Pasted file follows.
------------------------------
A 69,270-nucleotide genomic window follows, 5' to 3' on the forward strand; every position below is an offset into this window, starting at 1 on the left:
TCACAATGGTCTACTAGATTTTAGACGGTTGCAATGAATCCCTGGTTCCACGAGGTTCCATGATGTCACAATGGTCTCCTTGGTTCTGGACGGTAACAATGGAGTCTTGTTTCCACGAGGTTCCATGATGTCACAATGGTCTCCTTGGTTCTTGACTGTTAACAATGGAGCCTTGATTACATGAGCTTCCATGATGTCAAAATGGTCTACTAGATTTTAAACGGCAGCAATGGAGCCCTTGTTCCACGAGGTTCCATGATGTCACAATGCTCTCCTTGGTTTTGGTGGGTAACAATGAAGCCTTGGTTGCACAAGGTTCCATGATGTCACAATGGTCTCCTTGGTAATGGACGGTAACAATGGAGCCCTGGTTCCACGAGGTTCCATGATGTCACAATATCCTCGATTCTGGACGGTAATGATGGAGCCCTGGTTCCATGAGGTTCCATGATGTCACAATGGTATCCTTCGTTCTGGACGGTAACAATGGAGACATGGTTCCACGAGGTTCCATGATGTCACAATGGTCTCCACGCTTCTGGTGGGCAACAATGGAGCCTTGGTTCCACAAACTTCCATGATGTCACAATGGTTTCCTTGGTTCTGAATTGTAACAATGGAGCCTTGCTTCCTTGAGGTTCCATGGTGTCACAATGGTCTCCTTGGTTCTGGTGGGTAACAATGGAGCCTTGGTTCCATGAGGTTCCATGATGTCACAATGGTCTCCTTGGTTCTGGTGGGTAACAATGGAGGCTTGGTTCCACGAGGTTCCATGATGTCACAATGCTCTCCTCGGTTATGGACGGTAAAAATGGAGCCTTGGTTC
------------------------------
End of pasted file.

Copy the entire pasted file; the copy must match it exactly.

A 69,270-nucleotide genomic window follows, 5' to 3' on the forward strand; every position below is an offset into this window, starting at 1 on the left:
TCACAATGGTCTACTAGATTTTAGACGGTTGCAATGAATCCCTGGTTCCACGAGGTTCCATGATGTCACAATGGTCTCCTTGGTTCTGGACGGTAACAATGGAGTCTTGTTTCCACGAGGTTCCATGATGTCACAATGGTCTCCTTGGTTCTTGACTGTTAACAATGGAGCCTTGATTACATGAGCTTCCATGATGTCAAAATGGTCTACTAGATTTTAAACGGCAGCAATGGAGCCCTTGTTCCACGAGGTTCCATGATGTCACAATGCTCTCCTTGGTTTTGGTGGGTAACAATGAAGCCTTGGTTGCACAAGGTTCCATGATGTCACAATGGTCTCCTTGGTAATGGACGGTAACAATGGAGCCCTGGTTCCACGAGGTTCCATGATGTCACAATATCCTCGATTCTGGACGGTAATGATGGAGCCCTGGTTCCATGAGGTTCCATGATGTCACAATGGTATCCTTCGTTCTGGACGGTAACAATGGAGACATGGTTCCACGAGGTTCCATGATGTCACAATGGTCTCCACGCTTCTGGTGGGCAACAATGGAGCCTTGGTTCCACAAACTTCCATGATGTCACAATGGTTTCCTTGGTTCTGAATTGTAACAATGGAGCCTTGCTTCCTTGAGGTTCCATGGTGTCACAATGGTCTCCTTGGTTCTGGTGGGTAACAATGGAGCCTTGGTTCCATGAGGTTCCATGATGTCACAATGGTCTCCTTGGTTCTGGTGGGTAACAATGGAGGCTTGGTTCCACGAGGTTCCATGATGTCACAATGCTCTCCTCGGTTATGGACGGTAAAAATGGAGCCTTGGTTC